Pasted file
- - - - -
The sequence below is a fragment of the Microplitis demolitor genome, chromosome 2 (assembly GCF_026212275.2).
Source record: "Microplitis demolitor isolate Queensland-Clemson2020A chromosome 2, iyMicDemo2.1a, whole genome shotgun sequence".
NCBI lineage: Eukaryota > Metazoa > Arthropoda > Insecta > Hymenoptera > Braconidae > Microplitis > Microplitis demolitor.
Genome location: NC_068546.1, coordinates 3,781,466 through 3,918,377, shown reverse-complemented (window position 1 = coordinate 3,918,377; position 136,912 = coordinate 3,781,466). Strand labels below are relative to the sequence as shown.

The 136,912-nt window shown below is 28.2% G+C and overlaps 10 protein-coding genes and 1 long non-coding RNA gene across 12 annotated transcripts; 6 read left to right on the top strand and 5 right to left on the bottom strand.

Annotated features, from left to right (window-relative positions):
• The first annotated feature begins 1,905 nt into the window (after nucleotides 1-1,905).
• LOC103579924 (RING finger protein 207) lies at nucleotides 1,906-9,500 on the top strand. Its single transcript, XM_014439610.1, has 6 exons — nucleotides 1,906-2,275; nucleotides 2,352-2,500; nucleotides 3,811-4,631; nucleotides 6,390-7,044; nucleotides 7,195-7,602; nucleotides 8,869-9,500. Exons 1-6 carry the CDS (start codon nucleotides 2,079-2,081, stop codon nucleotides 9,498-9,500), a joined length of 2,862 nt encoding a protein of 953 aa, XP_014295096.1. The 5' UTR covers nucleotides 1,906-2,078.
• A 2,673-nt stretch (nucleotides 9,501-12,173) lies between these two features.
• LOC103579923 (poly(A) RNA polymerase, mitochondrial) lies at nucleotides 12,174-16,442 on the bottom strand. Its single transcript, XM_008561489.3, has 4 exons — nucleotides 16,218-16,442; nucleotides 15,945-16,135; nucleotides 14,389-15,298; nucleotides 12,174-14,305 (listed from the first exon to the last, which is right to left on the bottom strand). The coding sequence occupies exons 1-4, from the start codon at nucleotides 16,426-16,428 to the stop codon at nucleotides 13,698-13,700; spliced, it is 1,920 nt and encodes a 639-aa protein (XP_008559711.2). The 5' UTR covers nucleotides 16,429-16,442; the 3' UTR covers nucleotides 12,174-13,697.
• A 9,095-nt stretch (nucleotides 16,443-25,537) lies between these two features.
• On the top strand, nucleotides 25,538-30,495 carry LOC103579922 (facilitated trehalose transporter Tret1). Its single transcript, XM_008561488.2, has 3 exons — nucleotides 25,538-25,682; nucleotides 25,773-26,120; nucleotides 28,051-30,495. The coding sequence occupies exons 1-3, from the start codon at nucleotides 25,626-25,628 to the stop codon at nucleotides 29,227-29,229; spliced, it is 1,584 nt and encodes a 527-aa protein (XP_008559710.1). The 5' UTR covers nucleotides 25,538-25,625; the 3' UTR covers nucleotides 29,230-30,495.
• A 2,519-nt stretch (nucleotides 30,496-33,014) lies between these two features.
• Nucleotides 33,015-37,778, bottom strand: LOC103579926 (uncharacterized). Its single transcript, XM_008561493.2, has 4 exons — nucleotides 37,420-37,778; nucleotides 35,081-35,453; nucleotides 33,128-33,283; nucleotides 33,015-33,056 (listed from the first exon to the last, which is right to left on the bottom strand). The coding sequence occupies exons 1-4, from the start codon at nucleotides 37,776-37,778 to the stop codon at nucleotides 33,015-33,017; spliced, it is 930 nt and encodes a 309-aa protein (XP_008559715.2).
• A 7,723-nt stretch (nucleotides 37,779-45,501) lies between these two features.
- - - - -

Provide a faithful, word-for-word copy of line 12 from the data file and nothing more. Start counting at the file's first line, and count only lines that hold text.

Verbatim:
• On the top strand, nucleotides 25,538-30,495 carry LOC103579922 (facilitated trehalose transporter Tret1). Its single transcript, XM_008561488.2, has 3 exons — nucleotides 25,538-25,682; nucleotides 25,773-26,120; nucleotides 28,051-30,495. The coding sequence occupies exons 1-3, from the start codon at nucleotides 25,626-25,628 to the stop codon at nucleotides 29,227-29,229; spliced, it is 1,584 nt and encodes a 527-aa protein (XP_008559710.1). The 5' UTR covers nucleotides 25,538-25,625; the 3' UTR covers nucleotides 29,230-30,495.